No, it's not as if all developers exhibit the same behaviours or nervous tics - but a lot of us tend to suffer from two less-than-stellar character traits: the "Not Invented Here" syndrome and its nefarious cousin "I've always done it this way". Not exactly what you're looking for in an industry where there's a continuing debate about code reuse.
Of course it is a lot more fun to claim you're at the forefront of technology and innovation, but half of the time we're just rehashing the same technology - message queues are about as old as UN*X and let's not even talk about the Network Computer brouha. And sometimes this running in circles makes us blind and turn us into snooty stubborn time-wasters. If you're wondering what triggered this post, well twice this week have I been confronted with this near-pathological behaviour.
The first occasion was reading one colleague's analysis for a new logging system to better track changes at the record level. Obviously an important feature that should be done right, and in this case the idea was to extend the logging features currently present in the application - thumbs up in the reuse department. What struck me as odd about it, was that he didn't want to adopt the auditing system that was added to the underlying database system in a not too distant past. What really irked me about it, was that he didn't even mention it and didn't bother to express a good reason as to why we shouldn't use the built-in mechanism.
The second occasion was when a colleague started to explain how they solved a certain asynchronous data processing problem at his previous job, in what we can euphemistically call a 1980's solution: have an external process poll the database every minute. And he insisted that this was the only robust way to do it, and it worked fast because they had hundreds of these batch processes running on an IBM RS-6000. As the problem unfolded, he had to add more and more checks and balances to counteract concurrent modifications by different processes. When I suggested that for this particular situation a message queue might be more appropriate, he dismissed it as costly and overcomplicated. I don't know about you, but message queues are generally built by very smart people who have thought through the different corner cases, and I'll happily follow their path.
Naturally, as we have creative minds (and no, it's not because we express ourselves through code rather than music or painting that we shouldn't be considered "creative") we seek challenges and aim for the sky when we decide not to fix the code but rewrite it - paraphrasing Captain Jack Sparrow: "a bigger boat, a better boat, that boat." And it is extremely important to deliver something that we feel proud of, which is what drives us to work insane hours and then some more, just to get it done by this impossible deadline with more features than were in the requirements.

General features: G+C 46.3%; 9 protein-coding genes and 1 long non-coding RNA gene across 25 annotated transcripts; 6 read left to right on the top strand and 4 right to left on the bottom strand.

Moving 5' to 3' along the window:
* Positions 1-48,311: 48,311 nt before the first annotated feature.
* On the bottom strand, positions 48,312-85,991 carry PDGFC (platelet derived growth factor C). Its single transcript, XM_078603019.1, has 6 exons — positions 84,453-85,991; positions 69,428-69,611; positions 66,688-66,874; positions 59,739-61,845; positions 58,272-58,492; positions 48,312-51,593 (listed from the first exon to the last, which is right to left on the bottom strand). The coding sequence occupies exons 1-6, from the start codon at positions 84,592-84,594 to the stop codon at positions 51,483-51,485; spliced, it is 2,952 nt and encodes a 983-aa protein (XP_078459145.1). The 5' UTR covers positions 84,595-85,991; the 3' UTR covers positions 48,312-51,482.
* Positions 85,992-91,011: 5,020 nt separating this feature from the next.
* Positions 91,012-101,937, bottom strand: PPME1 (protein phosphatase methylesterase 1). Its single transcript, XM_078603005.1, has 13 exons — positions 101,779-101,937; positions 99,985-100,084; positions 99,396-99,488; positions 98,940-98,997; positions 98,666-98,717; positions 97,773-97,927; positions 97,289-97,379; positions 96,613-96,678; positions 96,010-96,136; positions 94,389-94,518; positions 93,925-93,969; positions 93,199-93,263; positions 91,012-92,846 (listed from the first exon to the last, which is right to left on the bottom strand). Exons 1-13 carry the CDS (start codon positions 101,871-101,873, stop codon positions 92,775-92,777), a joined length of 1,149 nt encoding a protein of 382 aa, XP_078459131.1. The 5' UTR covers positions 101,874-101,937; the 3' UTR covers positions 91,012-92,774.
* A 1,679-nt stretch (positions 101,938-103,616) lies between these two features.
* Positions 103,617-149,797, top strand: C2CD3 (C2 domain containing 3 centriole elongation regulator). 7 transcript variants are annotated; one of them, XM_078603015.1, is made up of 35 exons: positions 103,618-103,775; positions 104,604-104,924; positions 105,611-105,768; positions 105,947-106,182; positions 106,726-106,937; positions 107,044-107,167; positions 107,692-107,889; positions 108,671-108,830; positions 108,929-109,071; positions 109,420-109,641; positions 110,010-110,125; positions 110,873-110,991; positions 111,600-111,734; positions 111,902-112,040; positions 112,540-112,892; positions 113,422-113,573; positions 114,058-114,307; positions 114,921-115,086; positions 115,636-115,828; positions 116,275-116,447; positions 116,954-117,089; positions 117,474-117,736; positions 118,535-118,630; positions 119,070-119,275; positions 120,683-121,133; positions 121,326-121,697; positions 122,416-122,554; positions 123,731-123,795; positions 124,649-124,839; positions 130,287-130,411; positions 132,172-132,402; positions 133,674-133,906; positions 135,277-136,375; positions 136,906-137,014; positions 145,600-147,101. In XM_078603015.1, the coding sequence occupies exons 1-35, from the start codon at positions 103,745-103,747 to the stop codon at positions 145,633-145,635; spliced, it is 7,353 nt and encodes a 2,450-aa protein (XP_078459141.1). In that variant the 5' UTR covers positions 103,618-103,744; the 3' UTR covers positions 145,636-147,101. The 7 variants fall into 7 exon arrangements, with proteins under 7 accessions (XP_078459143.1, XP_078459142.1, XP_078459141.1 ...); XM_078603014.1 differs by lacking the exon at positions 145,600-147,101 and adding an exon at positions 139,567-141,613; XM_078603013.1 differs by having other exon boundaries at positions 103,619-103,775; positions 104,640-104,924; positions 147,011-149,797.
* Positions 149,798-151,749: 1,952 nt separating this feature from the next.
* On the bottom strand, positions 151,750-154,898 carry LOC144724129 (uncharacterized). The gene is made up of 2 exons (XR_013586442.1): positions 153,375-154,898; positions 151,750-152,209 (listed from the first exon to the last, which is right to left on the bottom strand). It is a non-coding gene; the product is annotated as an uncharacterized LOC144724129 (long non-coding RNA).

But aren't we sometimes overdoing it by completely ripping something apart and replacing it with an alternative that lives up to our current standards? None of us were born with programming experience, we all had to learn through "Hello, world!" in a dozen programming languages, and if all is right, we're still learning new things every day. Yet with an ever-growing to do-list and much longer to research-list, I prefer not to duplicate efforts. Which is why open source libraries, with the right licensing policy, are a great blessing.
Steering back to the topic, I feel this interview with Joshua Bloch is a must-read. Joshua Bloch is the author of Effective Java, considered by many to be among the best books on how to use the Java programming language. Here's the single-best quote from that interview: "In order to stay sane, most developers have a can-do attitude, and some take it too far. They say to themselves, 'Yes, there's a library, but I can do better.' Maybe you can, but that doesn't mean you should."
Mind you, when I recently rebuilt a monitoring tool, I did scrap nearly 90% of the existing code and replaced it with new code that made as much use as possible of new features added in recent versions of Java. So please do not read the above as a mindless "holier-than-thou" rant about short-sighted colleagues. What I really hope, is that you remember to keep an open mind, learn about what's waiting for you to use in your applications - either in the core of your development libraries or in what's available from the outside world. And if you do roll your own, at least make a list of the arguments pro and contra.